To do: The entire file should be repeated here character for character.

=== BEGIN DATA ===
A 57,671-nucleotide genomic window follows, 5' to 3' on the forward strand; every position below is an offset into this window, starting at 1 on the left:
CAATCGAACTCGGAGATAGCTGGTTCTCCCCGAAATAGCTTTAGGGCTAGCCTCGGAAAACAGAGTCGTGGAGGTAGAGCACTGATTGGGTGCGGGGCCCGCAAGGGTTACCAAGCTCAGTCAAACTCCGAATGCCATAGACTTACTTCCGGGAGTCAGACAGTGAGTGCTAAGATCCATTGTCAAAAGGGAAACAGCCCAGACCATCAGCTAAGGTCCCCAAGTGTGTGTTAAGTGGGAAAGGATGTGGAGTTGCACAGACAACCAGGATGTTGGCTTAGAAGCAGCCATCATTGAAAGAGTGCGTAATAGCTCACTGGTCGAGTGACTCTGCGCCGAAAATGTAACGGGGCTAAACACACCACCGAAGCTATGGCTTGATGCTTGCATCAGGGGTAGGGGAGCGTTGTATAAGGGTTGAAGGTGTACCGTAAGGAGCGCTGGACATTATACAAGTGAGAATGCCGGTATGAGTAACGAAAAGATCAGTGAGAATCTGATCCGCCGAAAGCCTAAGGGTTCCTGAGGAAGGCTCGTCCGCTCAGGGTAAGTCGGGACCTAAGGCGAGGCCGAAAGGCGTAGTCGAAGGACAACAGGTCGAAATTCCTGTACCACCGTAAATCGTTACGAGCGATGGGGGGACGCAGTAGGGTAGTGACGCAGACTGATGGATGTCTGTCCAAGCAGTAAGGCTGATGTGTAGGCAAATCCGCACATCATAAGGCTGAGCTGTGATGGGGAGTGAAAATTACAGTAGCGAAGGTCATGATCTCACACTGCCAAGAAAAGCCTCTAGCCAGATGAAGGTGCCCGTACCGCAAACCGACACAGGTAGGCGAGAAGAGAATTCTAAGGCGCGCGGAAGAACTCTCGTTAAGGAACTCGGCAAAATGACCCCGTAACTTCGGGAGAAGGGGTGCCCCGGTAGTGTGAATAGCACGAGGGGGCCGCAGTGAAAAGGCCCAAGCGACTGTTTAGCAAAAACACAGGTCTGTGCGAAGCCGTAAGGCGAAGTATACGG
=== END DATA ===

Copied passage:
A 57,671-nucleotide genomic window follows, 5' to 3' on the forward strand; every position below is an offset into this window, starting at 1 on the left:
CAATCGAACTCGGAGATAGCTGGTTCTCCCCGAAATAGCTTTAGGGCTAGCCTCGGAAAACAGAGTCGTGGAGGTAGAGCACTGATTGGGTGCGGGGCCCGCAAGGGTTACCAAGCTCAGTCAAACTCCGAATGCCATAGACTTACTTCCGGGAGTCAGACAGTGAGTGCTAAGATCCATTGTCAAAAGGGAAACAGCCCAGACCATCAGCTAAGGTCCCCAAGTGTGTGTTAAGTGGGAAAGGATGTGGAGTTGCACAGACAACCAGGATGTTGGCTTAGAAGCAGCCATCATTGAAAGAGTGCGTAATAGCTCACTGGTCGAGTGACTCTGCGCCGAAAATGTAACGGGGCTAAACACACCACCGAAGCTATGGCTTGATGCTTGCATCAGGGGTAGGGGAGCGTTGTATAAGGGTTGAAGGTGTACCGTAAGGAGCGCTGGACATTATACAAGTGAGAATGCCGGTATGAGTAACGAAAAGATCAGTGAGAATCTGATCCGCCGAAAGCCTAAGGGTTCCTGAGGAAGGCTCGTCCGCTCAGGGTAAGTCGGGACCTAAGGCGAGGCCGAAAGGCGTAGTCGAAGGACAACAGGTCGAAATTCCTGTACCACCGTAAATCGTTACGAGCGATGGGGGGACGCAGTAGGGTAGTGACGCAGACTGATGGATGTCTGTCCAAGCAGTAAGGCTGATGTGTAGGCAAATCCGCACATCATAAGGCTGAGCTGTGATGGGGAGTGAAAATTACAGTAGCGAAGGTCATGATCTCACACTGCCAAGAAAAGCCTCTAGCCAGATGAAGGTGCCCGTACCGCAAACCGACACAGGTAGGCGAGAAGAGAATTCTAAGGCGCGCGGAAGAACTCTCGTTAAGGAACTCGGCAAAATGACCCCGTAACTTCGGGAGAAGGGGTGCCCCGGTAGTGTGAATAGCACGAGGGGGCCGCAGTGAAAAGGCCCAAGCGACTGTTTAGCAAAAACACAGGTCTGTGCGAAGCCGTAAGGCGAAGTATACGG